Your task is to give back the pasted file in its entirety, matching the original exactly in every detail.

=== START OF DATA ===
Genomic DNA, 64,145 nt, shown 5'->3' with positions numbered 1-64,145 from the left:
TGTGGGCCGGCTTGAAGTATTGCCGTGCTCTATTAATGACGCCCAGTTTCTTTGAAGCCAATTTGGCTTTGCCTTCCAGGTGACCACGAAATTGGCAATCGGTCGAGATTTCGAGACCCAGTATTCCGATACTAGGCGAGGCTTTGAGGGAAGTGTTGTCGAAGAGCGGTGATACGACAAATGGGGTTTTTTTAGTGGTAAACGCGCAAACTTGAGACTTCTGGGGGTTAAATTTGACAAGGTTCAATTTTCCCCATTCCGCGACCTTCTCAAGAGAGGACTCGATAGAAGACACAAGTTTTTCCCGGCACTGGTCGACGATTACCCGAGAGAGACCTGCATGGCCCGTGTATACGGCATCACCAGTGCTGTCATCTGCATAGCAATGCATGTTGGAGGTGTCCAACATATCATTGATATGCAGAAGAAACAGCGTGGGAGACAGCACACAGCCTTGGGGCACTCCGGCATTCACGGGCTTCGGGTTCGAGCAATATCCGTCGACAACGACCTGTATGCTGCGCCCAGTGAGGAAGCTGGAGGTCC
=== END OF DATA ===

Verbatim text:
Genomic DNA, 64,145 nt, shown 5'->3' with positions numbered 1-64,145 from the left:
TGTGGGCCGGCTTGAAGTATTGCCGTGCTCTATTAATGACGCCCAGTTTCTTTGAAGCCAATTTGGCTTTGCCTTCCAGGTGACCACGAAATTGGCAATCGGTCGAGATTTCGAGACCCAGTATTCCGATACTAGGCGAGGCTTTGAGGGAAGTGTTGTCGAAGAGCGGTGATACGACAAATGGGGTTTTTTTAGTGGTAAACGCGCAAACTTGAGACTTCTGGGGGTTAAATTTGACAAGGTTCAATTTTCCCCATTCCGCGACCTTCTCAAGAGAGGACTCGATAGAAGACACAAGTTTTTCCCGGCACTGGTCGACGATTACCCGAGAGAGACCTGCATGGCCCGTGTATACGGCATCACCAGTGCTGTCATCTGCATAGCAATGCATGTTGGAGGTGTCCAACATATCATTGATATGCAGAAGAAACAGCGTGGGAGACAGCACACAGCCTTGGGGCACTCCGGCATTCACGGGCTTCGGGTTCGAGCAATATCCGTCGACAACGACCTGTATGCTGCGCCCAGTGAGGAAGCTGGAGGTCC